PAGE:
|magical realism: "an unexpected
alteration of reality [. . .] an unaccustomed insight that is singularly favored by the
unexpected richness of reality or an amplification of the scale and categories of
reality" (Alejo Carpentier)
More specifically, magical realism achieves its particular power by
weaving together elements we tend to associate with European realism and elements we
associate with the fabulous, and these two worlds undergo a "closeness or
According to Wendy Faris this takes two forms:
- an epistemological one, where "the nuances stem
from an observers visions"
- an ontological one, "in which America is
considered to be itself marvelous"
In other words, magical realism can achieve its effects by either
making marvelous a certain character's perceptions and/or by making the setting itself
Characteristics of magical realism include five primary traits:
- An "irreducible" magic which cannot be explained by typical
notions of natural law.
- A realist description that stresses normal, common, every-day
phenomena, which is then revised or "refelt" by the marvelous. Extreme or
amplified states of mind or setting are often used to accomplish this. (This distinguishes
the genre from pure myth or fantasy.)
- It causes the reader to be drawn between the two views of reality.
- These two visions or realms nearly merge or intersect.
- Time is both history and the timeless; space is often challenged;
identity is broken down at times.
Secondary characteristics often included are:
- The work is often metafictional or self-referential.
- The text may employ a "verbal magic" where metaphors are
treated as reality.
- Phenomenological states may include the primitive or childless that
seem to dislocate our initial perceptions/understandings.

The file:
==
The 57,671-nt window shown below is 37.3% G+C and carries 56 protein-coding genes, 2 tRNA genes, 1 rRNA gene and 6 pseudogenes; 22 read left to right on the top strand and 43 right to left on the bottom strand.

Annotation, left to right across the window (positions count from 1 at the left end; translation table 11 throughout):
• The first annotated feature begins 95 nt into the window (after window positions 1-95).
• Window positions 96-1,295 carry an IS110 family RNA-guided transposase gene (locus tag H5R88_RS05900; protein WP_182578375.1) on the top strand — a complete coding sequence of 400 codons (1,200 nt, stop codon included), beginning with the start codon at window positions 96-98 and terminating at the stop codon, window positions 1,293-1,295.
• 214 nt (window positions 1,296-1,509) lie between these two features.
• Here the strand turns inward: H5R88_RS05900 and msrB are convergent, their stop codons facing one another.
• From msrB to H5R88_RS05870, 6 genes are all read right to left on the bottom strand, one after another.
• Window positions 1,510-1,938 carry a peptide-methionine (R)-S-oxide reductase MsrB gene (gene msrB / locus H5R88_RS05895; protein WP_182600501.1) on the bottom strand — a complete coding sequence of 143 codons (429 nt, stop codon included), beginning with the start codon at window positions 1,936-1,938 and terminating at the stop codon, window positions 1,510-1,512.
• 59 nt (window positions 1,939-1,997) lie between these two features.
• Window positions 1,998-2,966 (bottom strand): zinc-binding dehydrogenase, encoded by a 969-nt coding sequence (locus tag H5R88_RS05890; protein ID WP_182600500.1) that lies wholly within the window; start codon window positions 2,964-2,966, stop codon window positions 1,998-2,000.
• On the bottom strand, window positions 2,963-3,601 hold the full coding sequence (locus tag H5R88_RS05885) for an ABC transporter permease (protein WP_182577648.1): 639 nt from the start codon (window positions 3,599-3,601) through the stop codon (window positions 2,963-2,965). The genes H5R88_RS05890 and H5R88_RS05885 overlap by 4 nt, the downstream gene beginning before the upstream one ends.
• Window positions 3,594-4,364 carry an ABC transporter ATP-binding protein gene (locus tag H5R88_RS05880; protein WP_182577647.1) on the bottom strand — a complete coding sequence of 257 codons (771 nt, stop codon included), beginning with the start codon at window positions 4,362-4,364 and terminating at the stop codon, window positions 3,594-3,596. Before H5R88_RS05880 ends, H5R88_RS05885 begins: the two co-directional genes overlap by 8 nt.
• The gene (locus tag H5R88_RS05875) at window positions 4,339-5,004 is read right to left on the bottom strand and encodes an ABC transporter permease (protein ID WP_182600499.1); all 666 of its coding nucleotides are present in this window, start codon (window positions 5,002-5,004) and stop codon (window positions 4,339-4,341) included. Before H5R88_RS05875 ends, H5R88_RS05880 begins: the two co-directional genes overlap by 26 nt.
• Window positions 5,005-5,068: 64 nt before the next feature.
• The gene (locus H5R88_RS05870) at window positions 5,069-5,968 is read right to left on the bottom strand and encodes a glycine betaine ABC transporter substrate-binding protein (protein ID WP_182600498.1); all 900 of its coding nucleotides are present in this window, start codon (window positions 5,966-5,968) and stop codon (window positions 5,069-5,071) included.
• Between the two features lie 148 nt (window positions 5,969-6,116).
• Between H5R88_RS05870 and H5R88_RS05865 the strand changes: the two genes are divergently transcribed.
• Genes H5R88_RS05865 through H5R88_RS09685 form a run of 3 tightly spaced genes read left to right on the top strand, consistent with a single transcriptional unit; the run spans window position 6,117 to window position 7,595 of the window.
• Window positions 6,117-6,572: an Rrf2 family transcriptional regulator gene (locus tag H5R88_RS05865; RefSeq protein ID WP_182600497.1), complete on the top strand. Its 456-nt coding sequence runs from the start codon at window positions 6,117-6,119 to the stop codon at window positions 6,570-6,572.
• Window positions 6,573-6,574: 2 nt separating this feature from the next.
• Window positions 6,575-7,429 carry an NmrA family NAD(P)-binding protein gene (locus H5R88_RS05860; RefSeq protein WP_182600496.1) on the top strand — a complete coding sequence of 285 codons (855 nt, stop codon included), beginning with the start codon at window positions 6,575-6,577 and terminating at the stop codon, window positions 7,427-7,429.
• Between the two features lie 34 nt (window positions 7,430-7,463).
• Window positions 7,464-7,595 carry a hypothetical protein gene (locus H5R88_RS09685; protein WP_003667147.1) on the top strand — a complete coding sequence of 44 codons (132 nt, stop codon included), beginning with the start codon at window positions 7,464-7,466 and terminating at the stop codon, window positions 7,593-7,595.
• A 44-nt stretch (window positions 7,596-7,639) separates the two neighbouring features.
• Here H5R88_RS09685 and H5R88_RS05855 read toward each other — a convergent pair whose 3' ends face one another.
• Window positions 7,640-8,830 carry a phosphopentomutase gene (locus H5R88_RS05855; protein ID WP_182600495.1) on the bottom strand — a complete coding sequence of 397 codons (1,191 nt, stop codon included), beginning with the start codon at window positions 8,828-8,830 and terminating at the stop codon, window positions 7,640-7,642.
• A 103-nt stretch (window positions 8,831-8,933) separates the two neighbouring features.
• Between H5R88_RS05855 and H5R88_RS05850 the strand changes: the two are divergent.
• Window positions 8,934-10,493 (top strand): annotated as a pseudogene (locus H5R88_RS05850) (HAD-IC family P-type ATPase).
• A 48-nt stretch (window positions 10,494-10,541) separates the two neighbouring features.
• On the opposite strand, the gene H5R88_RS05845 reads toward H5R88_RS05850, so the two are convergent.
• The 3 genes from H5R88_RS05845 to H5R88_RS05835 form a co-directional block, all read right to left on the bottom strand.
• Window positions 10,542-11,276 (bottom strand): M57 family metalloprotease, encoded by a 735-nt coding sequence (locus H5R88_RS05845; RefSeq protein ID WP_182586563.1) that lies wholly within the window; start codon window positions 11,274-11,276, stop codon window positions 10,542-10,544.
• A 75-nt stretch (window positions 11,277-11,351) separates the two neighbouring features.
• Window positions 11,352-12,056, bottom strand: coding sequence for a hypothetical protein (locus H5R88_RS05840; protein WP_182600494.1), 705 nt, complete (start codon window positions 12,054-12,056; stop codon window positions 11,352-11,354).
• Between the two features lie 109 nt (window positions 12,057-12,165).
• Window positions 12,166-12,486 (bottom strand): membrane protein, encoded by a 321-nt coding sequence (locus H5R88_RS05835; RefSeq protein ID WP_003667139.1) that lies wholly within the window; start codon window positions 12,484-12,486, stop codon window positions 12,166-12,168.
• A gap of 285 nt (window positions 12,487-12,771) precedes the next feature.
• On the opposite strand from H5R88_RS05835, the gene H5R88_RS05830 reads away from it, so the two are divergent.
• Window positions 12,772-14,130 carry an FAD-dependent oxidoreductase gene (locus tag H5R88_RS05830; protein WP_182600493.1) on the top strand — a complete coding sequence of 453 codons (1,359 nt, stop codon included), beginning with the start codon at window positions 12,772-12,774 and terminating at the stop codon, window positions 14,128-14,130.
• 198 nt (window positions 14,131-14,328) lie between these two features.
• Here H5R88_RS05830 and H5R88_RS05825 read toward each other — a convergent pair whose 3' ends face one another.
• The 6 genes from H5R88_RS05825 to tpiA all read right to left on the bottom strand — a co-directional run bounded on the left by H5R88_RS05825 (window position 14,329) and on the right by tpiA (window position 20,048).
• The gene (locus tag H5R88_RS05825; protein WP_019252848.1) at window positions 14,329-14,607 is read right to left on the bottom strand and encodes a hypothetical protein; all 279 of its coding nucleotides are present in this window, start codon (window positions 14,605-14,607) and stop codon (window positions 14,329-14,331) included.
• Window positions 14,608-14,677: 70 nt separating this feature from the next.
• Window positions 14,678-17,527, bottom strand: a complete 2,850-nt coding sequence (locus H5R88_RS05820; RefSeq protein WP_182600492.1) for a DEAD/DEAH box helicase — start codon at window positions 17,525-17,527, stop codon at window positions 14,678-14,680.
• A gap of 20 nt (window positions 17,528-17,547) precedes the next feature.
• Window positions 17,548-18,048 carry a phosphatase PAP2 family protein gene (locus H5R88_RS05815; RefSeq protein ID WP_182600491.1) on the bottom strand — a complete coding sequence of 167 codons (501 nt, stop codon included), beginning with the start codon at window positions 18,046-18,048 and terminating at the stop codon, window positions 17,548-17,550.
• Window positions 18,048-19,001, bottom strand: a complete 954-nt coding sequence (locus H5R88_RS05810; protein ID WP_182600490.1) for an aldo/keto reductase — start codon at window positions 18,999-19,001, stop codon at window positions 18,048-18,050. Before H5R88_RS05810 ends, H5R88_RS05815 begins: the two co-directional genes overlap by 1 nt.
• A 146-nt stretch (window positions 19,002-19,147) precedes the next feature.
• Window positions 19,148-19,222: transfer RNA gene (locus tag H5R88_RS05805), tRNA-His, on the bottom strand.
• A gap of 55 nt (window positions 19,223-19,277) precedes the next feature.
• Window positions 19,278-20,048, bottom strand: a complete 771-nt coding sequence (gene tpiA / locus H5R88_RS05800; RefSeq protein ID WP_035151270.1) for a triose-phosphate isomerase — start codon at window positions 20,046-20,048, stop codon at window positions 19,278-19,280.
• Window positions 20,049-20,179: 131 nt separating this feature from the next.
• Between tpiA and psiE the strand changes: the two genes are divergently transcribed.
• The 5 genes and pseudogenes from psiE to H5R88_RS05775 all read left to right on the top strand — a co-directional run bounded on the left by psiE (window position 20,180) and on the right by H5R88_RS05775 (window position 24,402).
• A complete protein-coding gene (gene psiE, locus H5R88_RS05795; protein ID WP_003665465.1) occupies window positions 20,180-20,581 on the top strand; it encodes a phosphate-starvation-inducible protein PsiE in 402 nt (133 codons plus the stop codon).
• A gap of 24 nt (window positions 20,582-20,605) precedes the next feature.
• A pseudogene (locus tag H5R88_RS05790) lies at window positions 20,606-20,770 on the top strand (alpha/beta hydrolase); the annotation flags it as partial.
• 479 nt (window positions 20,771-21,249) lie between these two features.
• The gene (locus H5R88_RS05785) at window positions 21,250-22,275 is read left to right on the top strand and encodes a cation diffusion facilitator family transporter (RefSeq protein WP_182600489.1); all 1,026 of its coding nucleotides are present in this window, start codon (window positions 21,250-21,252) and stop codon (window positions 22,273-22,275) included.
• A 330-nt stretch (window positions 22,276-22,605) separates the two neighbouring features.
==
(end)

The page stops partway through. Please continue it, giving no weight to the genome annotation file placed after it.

- Repetition, as well as mirror reversals, are employed.
- Metamorphoses take place.
- Magic often is used against the established order.
- "Ancient systems of belief and local lore often underlie the
text."This results in a respect (however complicated) for local faith.
- Collective symbols and myths rather than individual ones haunt the
- The fiction in form and language often embraces the carnivalesque.
Magical realism, then, calls on certain reading strategies:
- Magical realism has a tendency to defamiliarize the
scene for readers; readers learn that they have not come entirely ready to understand the
situation, that what we thought we knew is found to be strange, for it has something
entirely unexpected to teach us.
- Magical realisms readers learn "border
skipping" because they must move between fabulism and European realism
- Magical realism in some forms can be understood as a
post-colonial move that seeks to resist European notions of naturalism or
realism. At times, it calls for a deep hybridity of cultures and
[Much of this material is taken from Zamora, Lois Parkinson
and Wendy B. Faris. Ed. Magical Realism: Theory, History, Community. Durham: Duke